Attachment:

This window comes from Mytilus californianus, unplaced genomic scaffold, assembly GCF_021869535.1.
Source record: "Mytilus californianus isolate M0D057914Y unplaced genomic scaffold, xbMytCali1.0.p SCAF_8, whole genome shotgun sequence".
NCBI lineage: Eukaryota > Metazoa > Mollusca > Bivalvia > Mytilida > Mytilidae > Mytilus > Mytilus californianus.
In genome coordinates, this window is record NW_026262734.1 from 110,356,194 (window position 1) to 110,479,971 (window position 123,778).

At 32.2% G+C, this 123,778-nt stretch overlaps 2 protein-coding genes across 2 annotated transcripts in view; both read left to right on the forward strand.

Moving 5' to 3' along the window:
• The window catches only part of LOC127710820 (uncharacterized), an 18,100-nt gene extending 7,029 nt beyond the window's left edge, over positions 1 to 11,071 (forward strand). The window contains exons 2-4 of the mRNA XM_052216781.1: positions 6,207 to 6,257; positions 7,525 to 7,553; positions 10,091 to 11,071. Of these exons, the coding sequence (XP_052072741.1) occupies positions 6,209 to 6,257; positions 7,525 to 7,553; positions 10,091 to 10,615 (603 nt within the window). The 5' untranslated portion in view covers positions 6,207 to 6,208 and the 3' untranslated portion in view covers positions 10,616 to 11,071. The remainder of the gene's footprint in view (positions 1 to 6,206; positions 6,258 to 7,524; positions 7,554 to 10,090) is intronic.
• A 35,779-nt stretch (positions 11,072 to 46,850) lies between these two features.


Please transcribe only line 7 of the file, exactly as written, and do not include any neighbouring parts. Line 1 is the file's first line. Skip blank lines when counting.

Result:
• The window catches only part of LOC127710820 (uncharacterized), an 18,100-nt gene extending 7,029 nt beyond the window's left edge, over positions 1 to 11,071 (forward strand). The window contains exons 2-4 of the mRNA XM_052216781.1: positions 6,207 to 6,257; positions 7,525 to 7,553; positions 10,091 to 11,071. Of these exons, the coding sequence (XP_052072741.1) occupies positions 6,209 to 6,257; positions 7,525 to 7,553; positions 10,091 to 10,615 (603 nt within the window). The 5' untranslated portion in view covers positions 6,207 to 6,208 and the 3' untranslated portion in view covers positions 10,616 to 11,071. The remainder of the gene's footprint in view (positions 1 to 6,206; positions 6,258 to 7,524; positions 7,554 to 10,090) is intronic.